Another aspect of the invention provides a chimeric Brucella strain and one or more sequences coding for at least one Mycobacterium antigen wherein said at least one Mycobacterium antigen is codon optimized for expression in said Brucella. In some embodiments, the Brucella is B. abortus strain RB51leuB. In exemplary embodiments, the chimeric Brucella strain is XXXX, having NRRL accession number YYY-1111 Additional embodiments of the invention provide a pNS4leuB plasmid comprising one or more sequences of heterologous Mycobacterium antigens.

An additional aspect of the invention relates to a method for protecting or treating a subject at risk of or suffering from at least one disease caused by one or more bacterium, said method comprising administering to the subject an effective amount of a vaccine or immunogenic composition according to the invention. In some embodiments, the method further comprises the step of administering at least one purified polypeptide comprising at least one of Ag85B, Rv2660c, and ESAT6 as a booster to the vaccine. In exemplary embodiments, the subject is administered a first purified polypeptide comprising Ag84B and a second purified polypeptide comprising ESAT6. In some embodiments, a live vaccine is first administered and then the vaccination can be boosted with purified polypeptide antigens or another dose of the engineered RB51leuB expressing the Mycobacterial antigens. The disease can be brucellosis and/or tuberculosis and the bacterium can be B. abortus and/or M. tuberculosis. In some embodiments, the subject is selected from the group consisting of humans, cows, sheep, goats, pigs, bison, elk, and camels. In exemplary embodiments, the animal is a cow.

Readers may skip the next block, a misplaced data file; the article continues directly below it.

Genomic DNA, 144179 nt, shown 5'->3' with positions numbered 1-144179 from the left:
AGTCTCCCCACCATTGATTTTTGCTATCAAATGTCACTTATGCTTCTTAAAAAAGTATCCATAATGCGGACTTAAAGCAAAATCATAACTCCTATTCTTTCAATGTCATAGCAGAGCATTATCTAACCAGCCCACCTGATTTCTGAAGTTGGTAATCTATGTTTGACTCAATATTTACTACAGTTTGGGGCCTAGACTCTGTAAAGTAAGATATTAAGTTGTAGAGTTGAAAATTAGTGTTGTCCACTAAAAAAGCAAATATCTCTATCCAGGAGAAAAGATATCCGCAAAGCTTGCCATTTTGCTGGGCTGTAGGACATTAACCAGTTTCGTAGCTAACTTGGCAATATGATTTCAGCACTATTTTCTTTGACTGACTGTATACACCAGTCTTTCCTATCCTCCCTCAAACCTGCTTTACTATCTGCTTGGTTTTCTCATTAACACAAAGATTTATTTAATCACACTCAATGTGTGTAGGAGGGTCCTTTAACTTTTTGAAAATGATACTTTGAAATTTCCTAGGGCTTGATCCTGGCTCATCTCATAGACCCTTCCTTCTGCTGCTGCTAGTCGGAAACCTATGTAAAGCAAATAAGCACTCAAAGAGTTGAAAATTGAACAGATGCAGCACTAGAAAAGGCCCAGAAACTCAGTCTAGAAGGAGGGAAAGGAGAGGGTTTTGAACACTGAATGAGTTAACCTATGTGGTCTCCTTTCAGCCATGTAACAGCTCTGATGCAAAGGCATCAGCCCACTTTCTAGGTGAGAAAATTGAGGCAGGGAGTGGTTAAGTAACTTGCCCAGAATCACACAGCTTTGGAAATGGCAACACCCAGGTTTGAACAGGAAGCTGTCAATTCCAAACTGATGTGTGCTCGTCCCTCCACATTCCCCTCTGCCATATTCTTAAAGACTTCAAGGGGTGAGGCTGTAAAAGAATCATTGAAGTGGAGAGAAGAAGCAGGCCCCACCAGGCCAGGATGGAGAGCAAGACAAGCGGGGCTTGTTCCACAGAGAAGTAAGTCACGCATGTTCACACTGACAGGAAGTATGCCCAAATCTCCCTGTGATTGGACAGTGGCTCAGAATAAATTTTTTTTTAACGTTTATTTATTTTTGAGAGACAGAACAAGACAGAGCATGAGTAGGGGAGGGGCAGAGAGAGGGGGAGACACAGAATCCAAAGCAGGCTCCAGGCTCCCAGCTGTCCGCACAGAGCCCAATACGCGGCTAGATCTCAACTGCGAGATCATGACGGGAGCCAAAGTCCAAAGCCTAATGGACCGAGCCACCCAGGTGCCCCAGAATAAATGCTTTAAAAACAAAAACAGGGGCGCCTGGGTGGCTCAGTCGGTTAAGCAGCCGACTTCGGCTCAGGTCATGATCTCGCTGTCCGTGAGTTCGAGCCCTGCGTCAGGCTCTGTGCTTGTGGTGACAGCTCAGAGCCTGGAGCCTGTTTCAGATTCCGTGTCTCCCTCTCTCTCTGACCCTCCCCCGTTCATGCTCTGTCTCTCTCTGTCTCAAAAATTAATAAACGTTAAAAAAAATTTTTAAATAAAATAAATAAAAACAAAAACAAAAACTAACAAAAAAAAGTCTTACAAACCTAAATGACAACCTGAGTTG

A further aspect of the invention provides a method of raising an immune response to both Mycobacterium and Brucella in a subject, said method comprising the step of administering to the subject a chimeric Brucella as described herein. In some embodiments, the method further comprises a step of administering to said subject a booster a period of time after said administering step, said booster including one or more Mycobacterium antigens or one or more nucleotides coding for said one or more Mycobacterium antigens.

BRIEF DESCRIPTION OF THE DRAWINGS